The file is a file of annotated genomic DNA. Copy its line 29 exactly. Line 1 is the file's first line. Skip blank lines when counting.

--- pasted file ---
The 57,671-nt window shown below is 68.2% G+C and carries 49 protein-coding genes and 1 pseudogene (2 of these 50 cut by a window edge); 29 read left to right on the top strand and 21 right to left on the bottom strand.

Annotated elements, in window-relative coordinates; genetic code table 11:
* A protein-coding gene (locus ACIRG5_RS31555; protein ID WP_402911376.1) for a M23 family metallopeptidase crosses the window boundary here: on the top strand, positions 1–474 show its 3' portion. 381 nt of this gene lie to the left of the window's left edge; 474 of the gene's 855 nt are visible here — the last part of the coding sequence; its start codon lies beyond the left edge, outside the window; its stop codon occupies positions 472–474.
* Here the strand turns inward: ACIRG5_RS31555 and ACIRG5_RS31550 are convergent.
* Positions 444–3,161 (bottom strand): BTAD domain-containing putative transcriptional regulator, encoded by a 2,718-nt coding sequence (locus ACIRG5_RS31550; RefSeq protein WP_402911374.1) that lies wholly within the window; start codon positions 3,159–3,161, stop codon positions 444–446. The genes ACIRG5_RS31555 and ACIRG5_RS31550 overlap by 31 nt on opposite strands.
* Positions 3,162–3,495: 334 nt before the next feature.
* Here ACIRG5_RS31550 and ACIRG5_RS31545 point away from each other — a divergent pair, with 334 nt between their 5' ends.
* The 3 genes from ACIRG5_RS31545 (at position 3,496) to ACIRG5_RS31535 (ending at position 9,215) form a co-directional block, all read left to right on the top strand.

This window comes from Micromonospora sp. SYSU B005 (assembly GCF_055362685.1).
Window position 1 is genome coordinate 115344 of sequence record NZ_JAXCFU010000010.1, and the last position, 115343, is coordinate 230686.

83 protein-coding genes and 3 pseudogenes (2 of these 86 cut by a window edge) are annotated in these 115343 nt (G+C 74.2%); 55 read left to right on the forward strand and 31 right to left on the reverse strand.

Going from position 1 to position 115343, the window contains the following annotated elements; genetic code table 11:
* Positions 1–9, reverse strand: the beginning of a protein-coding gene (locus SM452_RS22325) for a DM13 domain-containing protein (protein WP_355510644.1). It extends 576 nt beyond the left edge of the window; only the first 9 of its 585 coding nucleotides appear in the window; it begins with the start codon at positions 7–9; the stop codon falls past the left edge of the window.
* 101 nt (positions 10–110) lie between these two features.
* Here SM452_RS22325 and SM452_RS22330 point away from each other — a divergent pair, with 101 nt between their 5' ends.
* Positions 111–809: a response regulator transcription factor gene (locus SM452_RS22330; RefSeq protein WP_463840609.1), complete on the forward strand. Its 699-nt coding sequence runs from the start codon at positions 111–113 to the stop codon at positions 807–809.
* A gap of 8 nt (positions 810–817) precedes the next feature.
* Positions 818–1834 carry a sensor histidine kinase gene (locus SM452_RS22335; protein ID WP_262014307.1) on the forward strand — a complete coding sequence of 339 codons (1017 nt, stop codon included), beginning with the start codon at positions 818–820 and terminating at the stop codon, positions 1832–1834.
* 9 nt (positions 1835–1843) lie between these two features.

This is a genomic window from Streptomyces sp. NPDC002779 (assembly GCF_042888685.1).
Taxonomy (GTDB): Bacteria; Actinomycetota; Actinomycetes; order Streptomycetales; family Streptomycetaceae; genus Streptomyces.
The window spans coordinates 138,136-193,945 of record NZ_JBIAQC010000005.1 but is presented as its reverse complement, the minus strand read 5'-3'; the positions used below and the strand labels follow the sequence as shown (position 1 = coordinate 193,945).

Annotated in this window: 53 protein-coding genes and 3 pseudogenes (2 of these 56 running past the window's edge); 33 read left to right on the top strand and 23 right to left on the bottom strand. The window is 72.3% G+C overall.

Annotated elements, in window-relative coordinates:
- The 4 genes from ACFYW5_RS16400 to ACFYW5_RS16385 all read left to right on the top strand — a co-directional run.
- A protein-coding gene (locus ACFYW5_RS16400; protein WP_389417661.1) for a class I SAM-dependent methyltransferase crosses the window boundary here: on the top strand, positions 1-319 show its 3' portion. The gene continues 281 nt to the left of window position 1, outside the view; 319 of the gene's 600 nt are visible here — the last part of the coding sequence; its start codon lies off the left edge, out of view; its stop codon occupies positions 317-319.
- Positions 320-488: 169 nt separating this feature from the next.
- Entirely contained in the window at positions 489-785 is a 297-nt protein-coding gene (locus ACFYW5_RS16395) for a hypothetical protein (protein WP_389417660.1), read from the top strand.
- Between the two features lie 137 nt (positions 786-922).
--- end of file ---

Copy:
- Between the two features lie 137 nt (positions 786-922).